Where are all of the black women in STEM?


Meghan Krein

The absence of black women in STEM is not unique to South Africa. The U.S. and U.K. face the same challenge but, Yeukai Angela Mlambo, postdoctoral scholar at the Center for Advanced Studies in Global Education at Mary Lou Fulton Teachers College says, “In South Africa it’s particularly curious given black women are the majority of the population, hold more engineering graduate degrees than white women and the country is more than 20 years post-apartheid.”

This made Mlambo wonder: If black women are qualified to pursue engineering academic careers, why are they not choosing them? And, how can we encourage young black women to pursue academic careers if they don’t see people who look like them in those positions?

Mlambo, who was awarded the 2018 dissertation award from the Comparative and International Educational Society’s Higher Education Special Interest Group for her piece entitled, “Why Not Academia? – The Streamlined Career Choice Process of Black African Women Engineers: A Grounded Theory Study” wanted to share black women’s stories, while also creating a theory explaining their lives more appropriately than existing mainstream theories that were not created with these women in mind. She was able to do both.

Uncovering hidden figures

Yeukai Mlambo

Born from an interest in and enthusiasm for women succeeding in male-dominated spaces, such as engineering, Mlambo’s dissertation used a constructivist grounded theory approach to trace the career trajectories of black African women engineers in South Africa.

Mlambo says in South Africa, despite representing over 90 percent of the female population, black women collectively are absent in engineering academic careers. “This absence is often attributed to black women’s limited competency or disinterest,” says Mlambo, adding, “So, I wanted to provide an empirically-based counter-story to shed light on the various contextual and organizational mechanisms that not only discourage and withhold information about higher education but also streamline black African women toward careers in the industry.”

Career pathways are complex and Mlambo says she wanted to give these women a voice to tell their own stories. “If faculty diversity is to be achieved, understanding how marginalized populations make their choices and are often tracked out of higher education is important as it informs recruitment and retention efforts.”

Mlambo’s dissertation offers an alternative explanation for black women’s underrepresentation in higher education showing how it’s systemic social and institutional factors — not individual incompetency — that lead black women away from academic careers. Her work also raises important questions about the uncritical use and transferability of mainstream Western theories in international and comparative research to explain phenomena in different geopolitical spaces, particularly when those theories were not created with those populations in mind.

A commitment to improve and serve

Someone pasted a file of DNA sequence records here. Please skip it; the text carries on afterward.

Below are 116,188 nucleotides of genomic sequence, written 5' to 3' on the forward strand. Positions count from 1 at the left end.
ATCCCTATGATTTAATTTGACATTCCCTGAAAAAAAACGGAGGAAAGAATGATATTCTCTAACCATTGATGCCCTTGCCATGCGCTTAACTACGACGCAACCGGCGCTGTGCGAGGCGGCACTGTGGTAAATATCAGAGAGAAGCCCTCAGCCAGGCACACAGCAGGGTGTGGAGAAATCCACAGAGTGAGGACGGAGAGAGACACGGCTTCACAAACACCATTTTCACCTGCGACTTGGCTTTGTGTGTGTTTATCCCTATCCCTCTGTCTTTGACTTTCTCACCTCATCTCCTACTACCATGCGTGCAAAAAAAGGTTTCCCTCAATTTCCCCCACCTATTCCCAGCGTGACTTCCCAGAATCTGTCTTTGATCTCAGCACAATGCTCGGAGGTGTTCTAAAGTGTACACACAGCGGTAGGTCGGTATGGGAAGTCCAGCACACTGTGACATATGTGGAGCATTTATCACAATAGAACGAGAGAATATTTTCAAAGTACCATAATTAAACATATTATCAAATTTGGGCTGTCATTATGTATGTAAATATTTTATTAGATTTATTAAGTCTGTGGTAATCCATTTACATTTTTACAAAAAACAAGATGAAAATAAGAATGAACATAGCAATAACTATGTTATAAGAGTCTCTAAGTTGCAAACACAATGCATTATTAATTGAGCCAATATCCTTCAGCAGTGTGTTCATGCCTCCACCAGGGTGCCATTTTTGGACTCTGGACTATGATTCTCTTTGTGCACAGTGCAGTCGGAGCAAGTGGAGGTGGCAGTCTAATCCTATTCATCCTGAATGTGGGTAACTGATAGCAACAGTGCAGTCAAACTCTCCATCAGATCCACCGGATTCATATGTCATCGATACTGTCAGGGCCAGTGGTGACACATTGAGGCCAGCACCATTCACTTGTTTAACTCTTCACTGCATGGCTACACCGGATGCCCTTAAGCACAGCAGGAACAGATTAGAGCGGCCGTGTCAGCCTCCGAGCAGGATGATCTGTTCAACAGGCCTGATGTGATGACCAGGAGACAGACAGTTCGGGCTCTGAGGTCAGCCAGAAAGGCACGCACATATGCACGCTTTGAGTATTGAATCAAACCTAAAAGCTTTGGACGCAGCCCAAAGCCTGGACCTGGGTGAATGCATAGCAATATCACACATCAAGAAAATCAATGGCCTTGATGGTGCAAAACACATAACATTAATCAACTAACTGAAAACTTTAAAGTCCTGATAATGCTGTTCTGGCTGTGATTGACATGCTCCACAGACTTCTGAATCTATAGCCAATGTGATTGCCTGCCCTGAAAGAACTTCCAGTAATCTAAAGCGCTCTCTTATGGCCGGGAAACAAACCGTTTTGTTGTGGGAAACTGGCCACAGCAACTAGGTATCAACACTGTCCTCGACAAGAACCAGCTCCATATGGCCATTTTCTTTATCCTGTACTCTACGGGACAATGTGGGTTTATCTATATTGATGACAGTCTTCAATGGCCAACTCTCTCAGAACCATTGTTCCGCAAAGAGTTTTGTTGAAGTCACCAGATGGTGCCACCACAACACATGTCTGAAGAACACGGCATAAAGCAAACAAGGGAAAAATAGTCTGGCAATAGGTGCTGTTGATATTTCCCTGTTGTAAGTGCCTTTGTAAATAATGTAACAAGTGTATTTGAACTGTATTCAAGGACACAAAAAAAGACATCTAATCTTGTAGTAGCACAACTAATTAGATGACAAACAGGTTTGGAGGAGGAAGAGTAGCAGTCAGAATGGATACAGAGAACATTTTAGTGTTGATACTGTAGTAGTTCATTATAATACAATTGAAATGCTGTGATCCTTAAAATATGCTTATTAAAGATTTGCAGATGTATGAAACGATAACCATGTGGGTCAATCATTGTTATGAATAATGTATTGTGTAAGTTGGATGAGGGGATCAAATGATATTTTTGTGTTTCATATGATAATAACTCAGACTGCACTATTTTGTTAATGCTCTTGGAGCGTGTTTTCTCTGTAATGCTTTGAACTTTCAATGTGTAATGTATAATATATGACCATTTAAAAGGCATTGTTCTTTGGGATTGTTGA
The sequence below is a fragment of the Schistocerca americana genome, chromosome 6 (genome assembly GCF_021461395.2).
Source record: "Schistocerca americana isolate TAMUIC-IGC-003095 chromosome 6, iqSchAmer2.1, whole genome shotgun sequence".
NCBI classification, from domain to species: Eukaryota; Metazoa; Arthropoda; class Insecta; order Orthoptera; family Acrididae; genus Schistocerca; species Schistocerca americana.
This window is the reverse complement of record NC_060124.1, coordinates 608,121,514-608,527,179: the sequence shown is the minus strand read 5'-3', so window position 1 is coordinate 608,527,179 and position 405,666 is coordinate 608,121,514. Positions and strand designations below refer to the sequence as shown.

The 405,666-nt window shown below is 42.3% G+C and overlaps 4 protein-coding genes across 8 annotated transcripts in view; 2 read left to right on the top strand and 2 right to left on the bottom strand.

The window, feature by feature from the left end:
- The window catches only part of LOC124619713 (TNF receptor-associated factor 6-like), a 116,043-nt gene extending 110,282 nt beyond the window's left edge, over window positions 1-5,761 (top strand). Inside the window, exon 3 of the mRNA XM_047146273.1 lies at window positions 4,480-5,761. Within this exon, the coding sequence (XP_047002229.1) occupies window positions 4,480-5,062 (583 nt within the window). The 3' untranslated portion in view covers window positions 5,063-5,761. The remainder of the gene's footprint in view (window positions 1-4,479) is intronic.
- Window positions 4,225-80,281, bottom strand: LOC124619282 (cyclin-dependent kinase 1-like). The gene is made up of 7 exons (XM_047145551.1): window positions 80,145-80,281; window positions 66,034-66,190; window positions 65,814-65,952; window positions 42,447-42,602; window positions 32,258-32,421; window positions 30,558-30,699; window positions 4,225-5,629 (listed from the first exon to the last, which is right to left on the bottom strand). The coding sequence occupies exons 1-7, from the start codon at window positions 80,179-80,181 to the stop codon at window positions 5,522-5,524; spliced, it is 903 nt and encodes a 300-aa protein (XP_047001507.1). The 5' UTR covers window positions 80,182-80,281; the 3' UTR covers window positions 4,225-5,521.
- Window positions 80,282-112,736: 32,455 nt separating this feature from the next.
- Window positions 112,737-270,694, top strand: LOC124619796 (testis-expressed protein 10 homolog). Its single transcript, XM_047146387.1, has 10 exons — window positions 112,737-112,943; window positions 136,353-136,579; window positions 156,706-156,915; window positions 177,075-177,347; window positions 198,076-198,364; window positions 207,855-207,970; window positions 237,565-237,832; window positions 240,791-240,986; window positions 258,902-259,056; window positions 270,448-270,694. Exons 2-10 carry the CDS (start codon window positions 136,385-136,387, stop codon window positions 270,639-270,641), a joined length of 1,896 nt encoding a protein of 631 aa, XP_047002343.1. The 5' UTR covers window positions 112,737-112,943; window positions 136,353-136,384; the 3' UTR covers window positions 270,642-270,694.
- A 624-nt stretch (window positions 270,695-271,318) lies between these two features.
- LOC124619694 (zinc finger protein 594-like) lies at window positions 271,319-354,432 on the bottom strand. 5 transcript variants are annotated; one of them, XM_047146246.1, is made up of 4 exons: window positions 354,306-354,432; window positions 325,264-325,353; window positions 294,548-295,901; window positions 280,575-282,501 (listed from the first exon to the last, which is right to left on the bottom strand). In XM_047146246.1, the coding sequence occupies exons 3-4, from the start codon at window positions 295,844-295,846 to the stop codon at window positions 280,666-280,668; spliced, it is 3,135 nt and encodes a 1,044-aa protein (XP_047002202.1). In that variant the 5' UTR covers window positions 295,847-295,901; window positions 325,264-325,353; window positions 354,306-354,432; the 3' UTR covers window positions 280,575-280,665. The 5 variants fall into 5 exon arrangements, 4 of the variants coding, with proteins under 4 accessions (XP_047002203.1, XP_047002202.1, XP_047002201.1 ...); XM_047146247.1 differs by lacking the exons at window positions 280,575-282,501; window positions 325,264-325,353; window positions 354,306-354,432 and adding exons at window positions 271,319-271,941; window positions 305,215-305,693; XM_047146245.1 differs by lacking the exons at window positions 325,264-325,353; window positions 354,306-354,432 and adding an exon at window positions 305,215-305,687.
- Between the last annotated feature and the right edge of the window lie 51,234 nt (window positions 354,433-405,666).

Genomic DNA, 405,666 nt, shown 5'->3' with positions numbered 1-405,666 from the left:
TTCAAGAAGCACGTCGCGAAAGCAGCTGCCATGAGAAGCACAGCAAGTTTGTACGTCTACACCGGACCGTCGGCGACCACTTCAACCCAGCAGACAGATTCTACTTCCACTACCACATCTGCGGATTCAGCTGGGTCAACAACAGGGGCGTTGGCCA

In her role at CASGE, Mlambo leads the monitoring, evaluation and learning component of three Mastercard Foundation grants which ASU was awarded. She earned her undergraduate and graduate degrees in psychology and research psychology, respectively, from the University of Pretoria in South Africa. Mlambo then returned to the U.S. and earned her doctoral degree in higher, adult and lifelong education from Michigan State University.

Mlambo was born in the U.S. and is an American citizen, but identifies as Zimbabwean. “That is my family heritage and where I was raised before my family moved to South Africa 14 years ago,” she says. Mlambo returned to the states in 2012 to pursue a doctoral degree and was later drawn to ASU, she says, “because of its commitment to international education and because it’s one of the best places for individuals working on international education topics.”

Recently, Mlambo collaborated with ASU Professors Aryn Baxter, Molly Ott and Jeongeun Kim to launch the Higher Education Internationalization Learning Community, which brings together faculty, students and staff from across ASU in an effort to advance interdisciplinary scholarship, share knowledge among scholars and practitioners, and enhance ASU’s practice of higher education internationalization.

Professor and CASGE Director Iveta Silova, says this initiative is a part of the larger internationalization strategy of the college. “Yeukai’s contributions to this university-wide initiative is a phenomenal illustration of her commitment to bridging the theory-practice dichotomy in higher education. Her work does not stop with research and publications. As soon as Yeukai arrived at ASU, she rolled up her sleeves and jumped in to help us understand the changing landscape of higher education and engage in internationalization initiatives in more effective and meaningful ways.”

Asked what is her biggest career achievement, Mlambo says winning this award is — by far. “The Comparative and International Educational Society is such a large education space, and to receive this award is an acknowledgment that my work is important and valued. It motivates me to keep working to improve higher education and the experiences and outcomes of the people in these spaces who we serve and who serve us.”

Next on Mlambo’s to-do list? Turning her dissertation into a book.